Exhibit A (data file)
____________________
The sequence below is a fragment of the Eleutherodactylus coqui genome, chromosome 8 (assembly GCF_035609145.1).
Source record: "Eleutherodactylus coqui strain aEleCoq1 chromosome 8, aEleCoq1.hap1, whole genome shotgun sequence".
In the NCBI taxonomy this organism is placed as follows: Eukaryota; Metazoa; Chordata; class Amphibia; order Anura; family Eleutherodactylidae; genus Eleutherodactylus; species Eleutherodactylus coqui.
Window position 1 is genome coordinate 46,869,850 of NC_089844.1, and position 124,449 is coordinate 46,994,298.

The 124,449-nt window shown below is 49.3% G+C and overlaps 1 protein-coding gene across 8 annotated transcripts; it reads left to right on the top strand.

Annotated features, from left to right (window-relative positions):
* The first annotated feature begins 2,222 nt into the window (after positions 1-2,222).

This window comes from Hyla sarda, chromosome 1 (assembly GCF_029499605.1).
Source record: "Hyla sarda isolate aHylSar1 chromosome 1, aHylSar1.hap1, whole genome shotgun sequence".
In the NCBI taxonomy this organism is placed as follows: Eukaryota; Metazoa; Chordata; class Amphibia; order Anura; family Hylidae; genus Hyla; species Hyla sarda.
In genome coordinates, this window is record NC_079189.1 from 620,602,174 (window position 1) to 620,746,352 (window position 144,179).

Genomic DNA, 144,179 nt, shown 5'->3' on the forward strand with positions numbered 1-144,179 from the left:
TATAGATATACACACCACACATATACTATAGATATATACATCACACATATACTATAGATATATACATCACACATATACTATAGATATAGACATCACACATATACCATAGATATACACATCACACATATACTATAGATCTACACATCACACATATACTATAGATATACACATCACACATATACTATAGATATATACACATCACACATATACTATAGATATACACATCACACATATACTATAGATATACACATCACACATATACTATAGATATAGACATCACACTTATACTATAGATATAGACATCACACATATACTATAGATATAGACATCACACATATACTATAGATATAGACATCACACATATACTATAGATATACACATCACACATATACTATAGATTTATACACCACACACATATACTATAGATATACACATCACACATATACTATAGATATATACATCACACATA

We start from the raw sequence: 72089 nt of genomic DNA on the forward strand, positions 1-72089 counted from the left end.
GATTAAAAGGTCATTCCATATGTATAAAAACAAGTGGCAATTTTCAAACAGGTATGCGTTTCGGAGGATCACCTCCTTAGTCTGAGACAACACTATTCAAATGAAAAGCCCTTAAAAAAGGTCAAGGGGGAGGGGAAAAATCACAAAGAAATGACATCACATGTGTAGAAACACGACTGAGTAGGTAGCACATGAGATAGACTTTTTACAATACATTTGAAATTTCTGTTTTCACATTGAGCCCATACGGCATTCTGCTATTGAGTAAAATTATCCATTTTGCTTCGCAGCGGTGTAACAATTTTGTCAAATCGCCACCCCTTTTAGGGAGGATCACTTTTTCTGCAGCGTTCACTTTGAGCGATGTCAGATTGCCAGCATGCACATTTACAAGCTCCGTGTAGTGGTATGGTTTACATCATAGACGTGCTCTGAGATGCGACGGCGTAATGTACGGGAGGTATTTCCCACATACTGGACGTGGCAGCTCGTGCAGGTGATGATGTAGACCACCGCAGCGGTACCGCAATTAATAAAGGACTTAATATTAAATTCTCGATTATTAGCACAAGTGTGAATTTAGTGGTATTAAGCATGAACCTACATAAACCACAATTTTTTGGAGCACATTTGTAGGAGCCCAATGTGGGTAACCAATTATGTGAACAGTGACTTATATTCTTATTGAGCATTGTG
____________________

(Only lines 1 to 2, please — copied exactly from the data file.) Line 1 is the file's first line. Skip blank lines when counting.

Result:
The sequence below is a fragment of the Eleutherodactylus coqui genome, chromosome 8 (assembly GCF_035609145.1).
Source record: "Eleutherodactylus coqui strain aEleCoq1 chromosome 8, aEleCoq1.hap1, whole genome shotgun sequence".